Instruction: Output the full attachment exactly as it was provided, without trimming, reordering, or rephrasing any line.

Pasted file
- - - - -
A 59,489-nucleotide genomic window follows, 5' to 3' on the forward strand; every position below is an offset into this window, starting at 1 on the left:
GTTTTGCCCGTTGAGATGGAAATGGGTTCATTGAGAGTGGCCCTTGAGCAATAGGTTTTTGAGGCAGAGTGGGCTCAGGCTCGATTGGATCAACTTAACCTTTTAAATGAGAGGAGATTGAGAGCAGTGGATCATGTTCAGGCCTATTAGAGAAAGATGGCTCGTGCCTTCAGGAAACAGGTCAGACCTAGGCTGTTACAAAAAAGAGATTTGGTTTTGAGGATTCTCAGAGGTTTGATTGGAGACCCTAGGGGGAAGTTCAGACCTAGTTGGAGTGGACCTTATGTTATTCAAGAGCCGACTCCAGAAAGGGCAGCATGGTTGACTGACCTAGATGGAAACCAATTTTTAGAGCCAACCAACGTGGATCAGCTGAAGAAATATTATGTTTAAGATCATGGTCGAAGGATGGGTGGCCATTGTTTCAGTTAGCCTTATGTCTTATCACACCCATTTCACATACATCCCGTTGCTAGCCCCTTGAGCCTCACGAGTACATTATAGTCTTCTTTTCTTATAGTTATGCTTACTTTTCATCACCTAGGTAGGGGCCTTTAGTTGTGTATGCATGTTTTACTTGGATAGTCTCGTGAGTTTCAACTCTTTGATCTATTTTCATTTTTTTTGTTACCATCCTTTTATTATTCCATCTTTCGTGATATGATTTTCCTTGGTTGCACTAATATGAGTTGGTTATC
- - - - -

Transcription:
A 59,489-nucleotide genomic window follows, 5' to 3' on the forward strand; every position below is an offset into this window, starting at 1 on the left:
GTTTTGCCCGTTGAGATGGAAATGGGTTCATTGAGAGTGGCCCTTGAGCAATAGGTTTTTGAGGCAGAGTGGGCTCAGGCTCGATTGGATCAACTTAACCTTTTAAATGAGAGGAGATTGAGAGCAGTGGATCATGTTCAGGCCTATTAGAGAAAGATGGCTCGTGCCTTCAGGAAACAGGTCAGACCTAGGCTGTTACAAAAAAGAGATTTGGTTTTGAGGATTCTCAGAGGTTTGATTGGAGACCCTAGGGGGAAGTTCAGACCTAGTTGGAGTGGACCTTATGTTATTCAAGAGCCGACTCCAGAAAGGGCAGCATGGTTGACTGACCTAGATGGAAACCAATTTTTAGAGCCAACCAACGTGGATCAGCTGAAGAAATATTATGTTTAAGATCATGGTCGAAGGATGGGTGGCCATTGTTTCAGTTAGCCTTATGTCTTATCACACCCATTTCACATACATCCCGTTGCTAGCCCCTTGAGCCTCACGAGTACATTATAGTCTTCTTTTCTTATAGTTATGCTTACTTTTCATCACCTAGGTAGGGGCCTTTAGTTGTGTATGCATGTTTTACTTGGATAGTCTCGTGAGTTTCAACTCTTTGATCTATTTTCATTTTTTTTGTTACCATCCTTTTATTATTCCATCTTTCGTGATATGATTTTCCTTGGTTGCACTAATATGAGTTGGTTATC